November 26, 2022

Matthew Mpoke Bigg

Credit…Nicole Tung for The New York Times

Russian missile strikes have killed at least 73 people in and around the southern Ukrainian city of Zaporizhzhia in the past two weeks and wounded more than 200 others, the region’s police chief said on Tuesday, making the city an epicenter of recent attacks by Russian forces.

In the last week, Russian forces have launched almost nightly attacks on the city, a major first stop for civilians fleeing fighting further south, using missiles and drones, hitting apartment blocks and targets including an orphanage and a medical facility, the police chief, Artem Kysko, said Tuesday.

“There was not a single military object close to the strikes so this is targeted action by the Russian Federation to inflict and to achieve demoralization and in this way to impact the population,” he told journalists. In all, 48 missiles have hit the city since Sept. 30 and the attacks appeared to be timed to maximize loss of life, Mr. Kysko said.

While 242 people, including 10 children, have died in the city since Russia launched its full-scale invasion in February, the attacks have escalated since August, he said. The military purpose of the strikes is not clear and they have failed to stop a Ukrainian counteroffensive to reclaim land in the south.

In the most deadly attack, on Sept. 30, at least 30 people died and 88 others were wounded when a convoy of cars and minivans waiting at a checkpoint on the city’s outskirts to leave the region was struck by three missiles.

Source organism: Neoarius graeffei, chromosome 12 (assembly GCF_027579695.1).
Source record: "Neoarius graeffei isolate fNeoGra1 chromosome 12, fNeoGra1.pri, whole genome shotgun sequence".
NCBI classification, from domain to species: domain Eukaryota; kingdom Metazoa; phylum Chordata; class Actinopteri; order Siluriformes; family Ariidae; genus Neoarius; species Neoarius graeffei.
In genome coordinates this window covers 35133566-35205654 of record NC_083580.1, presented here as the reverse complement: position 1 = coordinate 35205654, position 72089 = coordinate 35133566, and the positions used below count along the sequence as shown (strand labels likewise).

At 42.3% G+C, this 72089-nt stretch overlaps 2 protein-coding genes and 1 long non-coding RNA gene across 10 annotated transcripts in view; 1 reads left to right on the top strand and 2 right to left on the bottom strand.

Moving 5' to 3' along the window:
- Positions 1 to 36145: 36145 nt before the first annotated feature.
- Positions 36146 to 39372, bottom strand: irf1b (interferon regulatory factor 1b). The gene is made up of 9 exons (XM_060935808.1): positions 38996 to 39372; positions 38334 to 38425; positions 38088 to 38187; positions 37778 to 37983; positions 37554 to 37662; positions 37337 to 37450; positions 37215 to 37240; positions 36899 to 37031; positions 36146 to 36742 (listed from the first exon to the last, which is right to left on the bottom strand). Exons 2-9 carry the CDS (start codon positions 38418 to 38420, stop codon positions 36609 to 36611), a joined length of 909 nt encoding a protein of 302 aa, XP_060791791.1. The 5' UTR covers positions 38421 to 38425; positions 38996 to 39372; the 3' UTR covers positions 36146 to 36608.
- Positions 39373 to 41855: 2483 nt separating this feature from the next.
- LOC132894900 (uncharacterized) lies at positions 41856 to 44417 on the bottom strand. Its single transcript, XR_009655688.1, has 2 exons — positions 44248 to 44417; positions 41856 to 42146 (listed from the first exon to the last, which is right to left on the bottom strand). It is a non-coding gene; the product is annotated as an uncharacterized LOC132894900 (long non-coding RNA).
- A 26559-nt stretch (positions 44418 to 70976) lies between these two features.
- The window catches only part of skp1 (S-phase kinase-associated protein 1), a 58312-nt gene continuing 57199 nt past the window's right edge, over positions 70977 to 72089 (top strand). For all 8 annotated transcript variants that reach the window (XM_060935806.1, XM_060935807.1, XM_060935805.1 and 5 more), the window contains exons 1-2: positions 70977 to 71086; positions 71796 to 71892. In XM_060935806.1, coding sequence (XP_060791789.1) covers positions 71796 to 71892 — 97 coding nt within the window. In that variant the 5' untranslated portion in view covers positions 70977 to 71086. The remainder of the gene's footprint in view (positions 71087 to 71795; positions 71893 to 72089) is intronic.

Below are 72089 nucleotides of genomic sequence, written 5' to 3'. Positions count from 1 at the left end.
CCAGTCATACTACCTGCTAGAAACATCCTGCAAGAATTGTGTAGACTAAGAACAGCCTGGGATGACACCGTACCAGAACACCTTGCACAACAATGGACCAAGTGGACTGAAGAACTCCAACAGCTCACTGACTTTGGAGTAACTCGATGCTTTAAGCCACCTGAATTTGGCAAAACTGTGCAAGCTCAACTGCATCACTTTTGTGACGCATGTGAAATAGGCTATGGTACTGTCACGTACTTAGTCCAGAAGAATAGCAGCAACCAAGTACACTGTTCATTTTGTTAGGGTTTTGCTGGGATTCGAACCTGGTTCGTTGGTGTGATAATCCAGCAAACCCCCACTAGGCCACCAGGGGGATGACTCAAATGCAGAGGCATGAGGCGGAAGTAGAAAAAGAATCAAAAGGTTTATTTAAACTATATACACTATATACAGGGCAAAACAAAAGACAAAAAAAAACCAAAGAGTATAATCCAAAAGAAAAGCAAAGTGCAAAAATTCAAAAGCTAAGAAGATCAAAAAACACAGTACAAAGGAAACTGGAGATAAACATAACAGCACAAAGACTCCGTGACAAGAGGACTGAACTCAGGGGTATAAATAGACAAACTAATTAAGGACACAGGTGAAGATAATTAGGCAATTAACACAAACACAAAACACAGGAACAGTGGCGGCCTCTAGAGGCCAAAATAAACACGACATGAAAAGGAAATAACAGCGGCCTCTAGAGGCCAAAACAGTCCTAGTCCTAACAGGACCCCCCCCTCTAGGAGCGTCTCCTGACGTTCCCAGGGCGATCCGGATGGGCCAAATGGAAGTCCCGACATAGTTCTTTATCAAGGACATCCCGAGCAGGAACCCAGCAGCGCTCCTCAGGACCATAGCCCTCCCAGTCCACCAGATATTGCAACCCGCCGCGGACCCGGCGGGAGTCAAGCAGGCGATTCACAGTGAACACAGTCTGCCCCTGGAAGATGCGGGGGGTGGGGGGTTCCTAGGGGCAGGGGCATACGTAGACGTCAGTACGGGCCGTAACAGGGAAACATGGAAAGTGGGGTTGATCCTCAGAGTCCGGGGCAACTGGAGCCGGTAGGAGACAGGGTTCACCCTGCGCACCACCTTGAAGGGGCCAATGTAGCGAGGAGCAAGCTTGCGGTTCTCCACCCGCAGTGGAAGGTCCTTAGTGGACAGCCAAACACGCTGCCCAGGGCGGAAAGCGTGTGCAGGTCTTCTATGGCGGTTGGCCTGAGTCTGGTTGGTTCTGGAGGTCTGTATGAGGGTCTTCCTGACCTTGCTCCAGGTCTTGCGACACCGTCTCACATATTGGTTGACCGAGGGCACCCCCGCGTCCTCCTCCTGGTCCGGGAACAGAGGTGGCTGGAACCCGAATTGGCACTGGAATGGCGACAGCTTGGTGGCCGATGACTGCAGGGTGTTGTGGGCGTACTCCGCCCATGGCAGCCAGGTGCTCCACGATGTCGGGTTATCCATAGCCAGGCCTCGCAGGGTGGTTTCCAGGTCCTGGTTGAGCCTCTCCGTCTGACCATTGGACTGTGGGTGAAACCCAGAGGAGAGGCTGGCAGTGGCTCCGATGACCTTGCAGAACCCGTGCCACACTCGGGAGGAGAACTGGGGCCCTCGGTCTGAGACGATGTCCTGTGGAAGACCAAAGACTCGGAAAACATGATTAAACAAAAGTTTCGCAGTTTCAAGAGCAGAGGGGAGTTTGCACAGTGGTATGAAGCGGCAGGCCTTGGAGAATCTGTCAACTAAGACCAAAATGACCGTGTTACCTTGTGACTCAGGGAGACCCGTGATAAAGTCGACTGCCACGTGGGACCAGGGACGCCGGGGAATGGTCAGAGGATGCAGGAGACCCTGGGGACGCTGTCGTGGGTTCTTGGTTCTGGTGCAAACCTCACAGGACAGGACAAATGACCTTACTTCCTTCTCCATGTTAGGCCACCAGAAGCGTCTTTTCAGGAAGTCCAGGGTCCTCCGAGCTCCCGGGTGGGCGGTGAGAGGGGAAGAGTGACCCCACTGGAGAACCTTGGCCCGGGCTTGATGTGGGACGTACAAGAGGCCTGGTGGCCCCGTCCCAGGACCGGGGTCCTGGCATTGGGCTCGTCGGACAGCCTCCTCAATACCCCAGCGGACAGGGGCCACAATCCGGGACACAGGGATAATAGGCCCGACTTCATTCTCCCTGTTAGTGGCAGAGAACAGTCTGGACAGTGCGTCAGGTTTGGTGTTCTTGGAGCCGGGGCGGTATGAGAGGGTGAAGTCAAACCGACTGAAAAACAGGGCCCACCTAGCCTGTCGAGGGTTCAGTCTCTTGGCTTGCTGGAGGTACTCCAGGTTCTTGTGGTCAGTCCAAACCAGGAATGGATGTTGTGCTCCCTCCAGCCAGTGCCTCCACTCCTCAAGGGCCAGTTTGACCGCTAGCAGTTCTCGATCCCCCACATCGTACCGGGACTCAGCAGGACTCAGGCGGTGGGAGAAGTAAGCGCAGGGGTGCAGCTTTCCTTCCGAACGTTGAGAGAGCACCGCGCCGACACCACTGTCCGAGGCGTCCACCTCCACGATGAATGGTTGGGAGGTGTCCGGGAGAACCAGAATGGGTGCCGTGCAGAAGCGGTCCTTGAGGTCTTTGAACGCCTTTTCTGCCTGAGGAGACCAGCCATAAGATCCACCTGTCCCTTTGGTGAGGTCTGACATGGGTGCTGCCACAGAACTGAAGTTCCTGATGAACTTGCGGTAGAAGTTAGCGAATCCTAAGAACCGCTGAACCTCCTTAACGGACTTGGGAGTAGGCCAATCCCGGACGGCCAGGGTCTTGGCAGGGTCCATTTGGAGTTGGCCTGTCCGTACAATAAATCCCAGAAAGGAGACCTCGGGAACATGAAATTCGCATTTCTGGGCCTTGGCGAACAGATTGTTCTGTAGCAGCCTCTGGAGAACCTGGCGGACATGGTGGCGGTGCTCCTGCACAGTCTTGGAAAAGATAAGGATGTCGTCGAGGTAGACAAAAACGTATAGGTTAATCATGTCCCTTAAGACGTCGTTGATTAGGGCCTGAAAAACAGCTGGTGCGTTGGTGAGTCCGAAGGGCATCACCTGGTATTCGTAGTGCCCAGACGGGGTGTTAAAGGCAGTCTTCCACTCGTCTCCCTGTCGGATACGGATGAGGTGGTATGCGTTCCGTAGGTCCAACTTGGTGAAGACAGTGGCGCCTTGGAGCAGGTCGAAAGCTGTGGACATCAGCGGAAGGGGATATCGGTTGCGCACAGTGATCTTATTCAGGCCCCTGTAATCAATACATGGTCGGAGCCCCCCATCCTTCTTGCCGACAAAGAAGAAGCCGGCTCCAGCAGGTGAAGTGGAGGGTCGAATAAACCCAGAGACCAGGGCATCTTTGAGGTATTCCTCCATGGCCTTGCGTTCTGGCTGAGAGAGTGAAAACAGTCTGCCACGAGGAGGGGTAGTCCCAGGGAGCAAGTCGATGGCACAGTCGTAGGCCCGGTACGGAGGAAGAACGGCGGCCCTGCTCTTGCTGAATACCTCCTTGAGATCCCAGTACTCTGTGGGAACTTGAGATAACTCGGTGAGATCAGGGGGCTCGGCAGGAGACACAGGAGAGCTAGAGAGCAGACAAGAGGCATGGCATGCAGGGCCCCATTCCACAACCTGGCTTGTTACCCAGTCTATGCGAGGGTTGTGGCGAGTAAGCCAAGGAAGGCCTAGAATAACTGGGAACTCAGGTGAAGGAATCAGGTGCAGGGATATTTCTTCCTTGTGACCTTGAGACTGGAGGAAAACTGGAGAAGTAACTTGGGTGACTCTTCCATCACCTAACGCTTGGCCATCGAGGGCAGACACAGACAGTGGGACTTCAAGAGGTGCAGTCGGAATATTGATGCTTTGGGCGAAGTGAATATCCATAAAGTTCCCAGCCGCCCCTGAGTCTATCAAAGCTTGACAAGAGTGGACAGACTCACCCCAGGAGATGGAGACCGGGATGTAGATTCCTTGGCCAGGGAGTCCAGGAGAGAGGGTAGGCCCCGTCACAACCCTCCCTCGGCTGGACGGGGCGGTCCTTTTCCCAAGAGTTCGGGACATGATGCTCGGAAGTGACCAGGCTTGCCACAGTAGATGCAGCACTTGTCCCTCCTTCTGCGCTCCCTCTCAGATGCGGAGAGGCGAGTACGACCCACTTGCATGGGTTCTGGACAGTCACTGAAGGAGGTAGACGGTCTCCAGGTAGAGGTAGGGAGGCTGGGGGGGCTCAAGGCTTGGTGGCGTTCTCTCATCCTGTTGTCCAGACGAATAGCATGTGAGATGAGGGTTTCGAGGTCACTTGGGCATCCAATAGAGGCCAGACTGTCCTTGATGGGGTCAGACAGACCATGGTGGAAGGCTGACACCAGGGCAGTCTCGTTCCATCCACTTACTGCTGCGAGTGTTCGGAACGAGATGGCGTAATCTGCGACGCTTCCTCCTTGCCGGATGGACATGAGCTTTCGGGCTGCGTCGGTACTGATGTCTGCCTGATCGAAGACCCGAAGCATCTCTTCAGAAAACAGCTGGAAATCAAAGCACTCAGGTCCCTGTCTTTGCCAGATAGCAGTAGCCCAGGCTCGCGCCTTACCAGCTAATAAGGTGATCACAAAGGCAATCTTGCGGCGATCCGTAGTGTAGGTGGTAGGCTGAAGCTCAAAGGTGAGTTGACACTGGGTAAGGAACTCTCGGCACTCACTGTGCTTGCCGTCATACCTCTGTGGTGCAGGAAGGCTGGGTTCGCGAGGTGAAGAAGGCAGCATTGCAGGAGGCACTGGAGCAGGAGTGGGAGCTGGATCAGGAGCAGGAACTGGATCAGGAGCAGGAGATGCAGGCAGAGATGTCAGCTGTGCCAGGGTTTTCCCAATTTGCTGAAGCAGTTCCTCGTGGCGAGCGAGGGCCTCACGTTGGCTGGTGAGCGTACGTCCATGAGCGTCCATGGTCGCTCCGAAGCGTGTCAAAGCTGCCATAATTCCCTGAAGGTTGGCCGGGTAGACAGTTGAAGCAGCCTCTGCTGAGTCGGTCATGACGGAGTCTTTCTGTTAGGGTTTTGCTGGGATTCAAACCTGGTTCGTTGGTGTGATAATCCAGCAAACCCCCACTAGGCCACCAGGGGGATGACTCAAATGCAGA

The attacks have escalated with President Vladimir V. Putin’s declaration that the province that surrounds the city, also called Zaporizhzhia, and three others where fighting continues to rage, were part of Russia. That annexation process, which followed referendums that have been denounced as staged, has been rejected as illegal by Kyiv and governments around the world.

Ukraine says it has reclaimed hundreds of square miles of territory in Kherson Province since late August. Fighting has driven thousands of people from their homes, many heading northeast through the city of Zaporizhzhia.

An attack on Sunday night was typical, Mr. Kysko said. Ten missiles, including the long-range surface-to-air S-300 system, rained down on the city, killing 14 people, including a child, and wounding 78 others, he said. Rescue workers were still removing debris and 17 people could still be buried, Mr. Kysko said.

One person died when 12 missiles struck the city on Tuesday, destroying an orphanage and a boarding school, he said.

Zaporizhzhia Province is also the site of Europe’s largest nuclear plant, which has been in the midst of recent fighting and missile strikes, raising fears of a nuclear accident.

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